For every Rs 1 SBI lent in Q3, 72p of old loans went bad
Going by the lukewarm response to its recent equity issue, it’s almost as if investors had a premonition State Bank of India’s (SBI) problems were far bigger than they seemed; the bank’s placement of shares to institutional investors, which opened late in January, turned out to be a resounding flop requiring the resources of the state insurer to be rustled up to save it a few blushes. The results for the December, 2013 quarter suggest the bank’s troubles are far from over with deteriorating asset quality weighing heavily on the P&L. Indeed, for every one rupee that the bank lent in the home market during the quarter, 72 paise lent in the past went bad. Fresh slippages totalled a staggering R11,438 crore, a shock given it came on the back of an unusually large R8,365 crore slippage in the September quarter. The slippages together with the sharp increase in the restructured portfolio of around R6,000 crore overshadowed the fact that net profits fell for the fourth straight quarter.
While most public sector banks have fared poorly over the past year or so, thanks to a rise in the quantum of restructured loans and non-performing assets (NPAs)—some of it the result of a sluggish economy and some the result of reckless lending—SBI was believed to have been on a somewhat better wicket. The fact that the bank’s provision coverage ratio (PCR) has consistently been lower than that for its peers was taken to mean that it had a grip on asset quality. However, it turns out the lender is in trouble too which is why although the management indicated on Friday that the worst wasn’t over, the PCR fell inexplicably to 58.32% from 61% at the end of the September quarter. Given that chairperson Arundhati Bhattacharya acknowledged that the bank had not ‘cleaned up its books regularly’ in the past, a practice that resulted in a huge R5,000 crore write-off in the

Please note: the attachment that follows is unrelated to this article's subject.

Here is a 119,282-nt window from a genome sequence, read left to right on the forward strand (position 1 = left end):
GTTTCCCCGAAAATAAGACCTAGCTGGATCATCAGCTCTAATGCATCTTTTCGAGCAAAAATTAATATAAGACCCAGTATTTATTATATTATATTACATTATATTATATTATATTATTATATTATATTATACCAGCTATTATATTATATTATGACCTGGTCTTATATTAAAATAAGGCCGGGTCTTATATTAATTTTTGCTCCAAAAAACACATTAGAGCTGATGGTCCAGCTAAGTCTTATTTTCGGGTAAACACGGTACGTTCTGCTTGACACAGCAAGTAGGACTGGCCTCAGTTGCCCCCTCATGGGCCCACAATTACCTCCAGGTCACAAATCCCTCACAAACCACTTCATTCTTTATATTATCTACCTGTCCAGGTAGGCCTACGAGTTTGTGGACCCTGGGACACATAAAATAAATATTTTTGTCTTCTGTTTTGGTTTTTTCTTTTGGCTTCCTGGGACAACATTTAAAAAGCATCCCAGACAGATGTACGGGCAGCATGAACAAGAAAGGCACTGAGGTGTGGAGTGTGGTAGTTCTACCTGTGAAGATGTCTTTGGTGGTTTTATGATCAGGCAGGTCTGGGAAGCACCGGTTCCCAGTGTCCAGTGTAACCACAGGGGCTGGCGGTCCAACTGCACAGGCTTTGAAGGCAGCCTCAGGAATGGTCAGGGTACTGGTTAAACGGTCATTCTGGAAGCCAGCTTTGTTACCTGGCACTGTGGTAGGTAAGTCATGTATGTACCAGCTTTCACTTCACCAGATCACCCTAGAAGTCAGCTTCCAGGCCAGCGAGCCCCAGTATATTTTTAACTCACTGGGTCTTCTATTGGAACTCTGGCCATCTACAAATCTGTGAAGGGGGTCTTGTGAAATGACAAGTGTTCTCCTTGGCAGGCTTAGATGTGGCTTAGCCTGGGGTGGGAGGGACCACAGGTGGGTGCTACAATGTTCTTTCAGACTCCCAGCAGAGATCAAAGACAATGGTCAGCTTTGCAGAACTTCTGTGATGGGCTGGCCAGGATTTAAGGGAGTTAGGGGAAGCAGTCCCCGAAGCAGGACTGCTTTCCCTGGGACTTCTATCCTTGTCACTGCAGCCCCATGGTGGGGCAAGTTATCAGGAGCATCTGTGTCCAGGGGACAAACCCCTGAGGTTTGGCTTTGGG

December quarter, one would have expected more provisioning for loan losses—the amount of R3,429 crore provided doesn’t seem like it will be enough to take care of future loan losses.
While there is little point crying over spilt milk, the bank clearly needs to put in place far more robust and rigorous appraisal processes and while these cannot be effected immediately, the top brass needs to be more vigilant than ever about new loans. Given that it has a strong CASA franchise—44%—SBI will never be short of money to lend but it simply cannot afford a repeat performance of the last few years. Fortunately the bank’s Tier I capital will go up to 10.2% after the R10,000 crore that it mopped up from the government and institutional investors and is more comfortable on this front than other PSUs. There is a lesson in that investors chose not to buy the SBI stock even though it was trading at very low multiples—0.85 times trailing price to book. On Friday, the scrip tanked to a near-five year low, valuing the stock at its lowest since June, 2004. That's a wake up call if ever there was one.